SIR DAVID Michels, the former Hilton chief executive who once hoped to chair Marks & Spencer, said he would step down from the board of easyJet yesterday in his second such announcement in a month.
Michels, easyJet’s deputy chairman, will leave the airline at the end of this year, when he completes his second three-year term. Just three weeks ago he said he would step down as deputy chairman of retailer Marks & Spencer at the end of 2012, again after two terms.
EasyJet chairman Sir Michael Rake said Michels “made a very valuable contribution to the development of easyJet”, while on 5 May M&S chair Robert Swannell credited his efforts recruiting new chief executive Marc Bolland when Michels chaired its nomination committee.
But Michels’ exit from easyJet prompted a tirade from founder Sir Stelios Haji-Ioannou, who accused him of destroying shareholder value and paying former chief executive Andrew Harrison £1m for just three months’ work to June 2010.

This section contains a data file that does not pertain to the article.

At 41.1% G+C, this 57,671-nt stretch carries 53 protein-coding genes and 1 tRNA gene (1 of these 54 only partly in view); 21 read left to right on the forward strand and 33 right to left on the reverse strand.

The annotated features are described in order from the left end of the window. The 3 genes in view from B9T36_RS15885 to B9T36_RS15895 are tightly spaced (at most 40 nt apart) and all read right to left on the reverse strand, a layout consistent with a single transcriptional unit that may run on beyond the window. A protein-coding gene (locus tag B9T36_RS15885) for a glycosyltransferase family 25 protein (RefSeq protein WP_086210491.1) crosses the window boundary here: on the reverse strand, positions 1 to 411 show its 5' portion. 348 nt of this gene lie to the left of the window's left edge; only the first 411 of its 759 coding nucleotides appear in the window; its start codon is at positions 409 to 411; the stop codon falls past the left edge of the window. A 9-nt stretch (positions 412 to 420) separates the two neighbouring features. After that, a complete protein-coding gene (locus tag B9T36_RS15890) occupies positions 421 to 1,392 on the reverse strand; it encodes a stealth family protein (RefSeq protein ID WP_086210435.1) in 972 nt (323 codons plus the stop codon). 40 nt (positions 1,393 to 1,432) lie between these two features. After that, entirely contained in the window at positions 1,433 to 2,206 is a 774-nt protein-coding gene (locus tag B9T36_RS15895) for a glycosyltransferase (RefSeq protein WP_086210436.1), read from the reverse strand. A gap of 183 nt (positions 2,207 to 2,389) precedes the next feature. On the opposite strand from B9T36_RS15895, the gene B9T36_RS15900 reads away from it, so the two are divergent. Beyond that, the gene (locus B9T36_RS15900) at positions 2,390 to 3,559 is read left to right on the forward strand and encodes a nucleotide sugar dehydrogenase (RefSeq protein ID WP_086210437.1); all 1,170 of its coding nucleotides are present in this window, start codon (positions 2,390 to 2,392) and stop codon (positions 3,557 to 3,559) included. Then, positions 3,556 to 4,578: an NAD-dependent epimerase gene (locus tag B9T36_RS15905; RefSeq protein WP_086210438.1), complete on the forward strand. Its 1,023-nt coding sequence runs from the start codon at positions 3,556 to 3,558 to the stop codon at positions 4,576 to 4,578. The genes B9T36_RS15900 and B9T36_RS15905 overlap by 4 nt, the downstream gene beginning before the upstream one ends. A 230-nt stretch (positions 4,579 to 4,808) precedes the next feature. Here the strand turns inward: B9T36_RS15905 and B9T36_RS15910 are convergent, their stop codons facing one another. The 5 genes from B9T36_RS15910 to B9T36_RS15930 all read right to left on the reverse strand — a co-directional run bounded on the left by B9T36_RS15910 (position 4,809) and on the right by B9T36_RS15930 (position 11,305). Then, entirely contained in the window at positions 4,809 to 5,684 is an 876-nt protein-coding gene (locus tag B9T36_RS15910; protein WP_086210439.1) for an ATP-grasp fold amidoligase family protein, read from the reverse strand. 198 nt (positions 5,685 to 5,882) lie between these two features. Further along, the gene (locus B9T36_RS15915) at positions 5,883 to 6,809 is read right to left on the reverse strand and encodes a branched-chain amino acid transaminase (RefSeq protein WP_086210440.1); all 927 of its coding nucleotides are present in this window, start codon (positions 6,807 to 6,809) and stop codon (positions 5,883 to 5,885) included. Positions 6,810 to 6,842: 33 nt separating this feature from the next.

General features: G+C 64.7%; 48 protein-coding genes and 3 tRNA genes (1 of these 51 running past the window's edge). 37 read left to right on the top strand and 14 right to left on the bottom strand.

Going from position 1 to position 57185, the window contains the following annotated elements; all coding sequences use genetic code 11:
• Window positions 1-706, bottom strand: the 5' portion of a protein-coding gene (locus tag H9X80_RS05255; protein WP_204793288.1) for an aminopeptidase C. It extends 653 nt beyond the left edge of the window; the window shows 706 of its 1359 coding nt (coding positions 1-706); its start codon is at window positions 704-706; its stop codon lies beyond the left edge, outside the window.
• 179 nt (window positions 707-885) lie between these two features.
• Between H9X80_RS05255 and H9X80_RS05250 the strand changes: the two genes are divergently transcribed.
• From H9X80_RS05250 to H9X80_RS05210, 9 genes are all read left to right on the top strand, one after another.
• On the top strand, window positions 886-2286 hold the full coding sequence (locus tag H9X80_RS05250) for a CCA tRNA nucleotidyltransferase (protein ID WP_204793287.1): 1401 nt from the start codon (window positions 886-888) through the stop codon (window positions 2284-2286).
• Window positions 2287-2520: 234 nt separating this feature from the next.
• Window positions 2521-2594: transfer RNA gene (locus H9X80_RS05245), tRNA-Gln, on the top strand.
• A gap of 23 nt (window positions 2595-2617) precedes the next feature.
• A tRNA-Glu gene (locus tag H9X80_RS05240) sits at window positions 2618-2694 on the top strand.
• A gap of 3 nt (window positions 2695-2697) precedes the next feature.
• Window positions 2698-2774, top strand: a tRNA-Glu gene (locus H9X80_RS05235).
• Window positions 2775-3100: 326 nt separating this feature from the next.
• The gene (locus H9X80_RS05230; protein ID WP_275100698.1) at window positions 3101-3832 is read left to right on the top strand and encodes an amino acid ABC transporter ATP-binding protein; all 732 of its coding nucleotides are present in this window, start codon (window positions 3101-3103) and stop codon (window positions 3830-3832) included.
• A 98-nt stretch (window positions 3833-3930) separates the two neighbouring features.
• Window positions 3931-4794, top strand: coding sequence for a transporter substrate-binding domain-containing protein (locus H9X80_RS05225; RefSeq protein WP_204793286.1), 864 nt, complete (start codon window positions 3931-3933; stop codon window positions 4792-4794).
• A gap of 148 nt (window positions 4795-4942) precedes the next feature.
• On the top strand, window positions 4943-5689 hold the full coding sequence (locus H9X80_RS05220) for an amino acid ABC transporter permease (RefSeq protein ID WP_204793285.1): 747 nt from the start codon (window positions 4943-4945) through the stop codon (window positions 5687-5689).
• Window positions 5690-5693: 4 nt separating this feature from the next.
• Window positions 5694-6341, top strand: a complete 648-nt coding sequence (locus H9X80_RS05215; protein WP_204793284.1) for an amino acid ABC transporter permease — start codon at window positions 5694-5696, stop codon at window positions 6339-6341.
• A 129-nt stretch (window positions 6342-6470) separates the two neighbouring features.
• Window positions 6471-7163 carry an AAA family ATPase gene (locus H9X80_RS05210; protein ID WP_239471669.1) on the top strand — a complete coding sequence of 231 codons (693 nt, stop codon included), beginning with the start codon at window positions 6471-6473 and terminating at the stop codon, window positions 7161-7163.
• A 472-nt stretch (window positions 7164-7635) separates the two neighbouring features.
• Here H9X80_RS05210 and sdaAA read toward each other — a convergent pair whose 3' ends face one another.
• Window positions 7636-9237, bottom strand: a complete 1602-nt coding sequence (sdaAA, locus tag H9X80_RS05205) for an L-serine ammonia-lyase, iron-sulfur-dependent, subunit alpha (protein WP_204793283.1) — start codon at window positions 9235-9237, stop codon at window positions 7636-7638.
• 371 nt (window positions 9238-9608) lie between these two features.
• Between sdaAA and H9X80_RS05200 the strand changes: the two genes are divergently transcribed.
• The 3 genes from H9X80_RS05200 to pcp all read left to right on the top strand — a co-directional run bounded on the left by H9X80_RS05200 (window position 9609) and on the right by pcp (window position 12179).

“I believe that David Michels has done the right thing by resigning from the board of easyJet today,” Stelios said in a statement.
Harrison left easyJet after clashing with Stelios for months over the airline’s accounts. However, Stelios blamed Michels, who as interim chairman reportedly offered Harrison the large salary to try and keep him at the firm, for “huge operational failures” last summer.
Michels has also been linked to governance controversy at M&S. As senior independent director there he allowed Rose to become executive chairman, which enraged shareholders. Michels remains chairman at wealth manager London & Capital and previously chaired Paramount Restaurants.
He retired from executive life in 2007 after 40 years running leisure and entertainment businesses, most prominently leading the £3.3bn sale of Hilton’s hotel arm to its US namesake Hilton Hotels Corporation.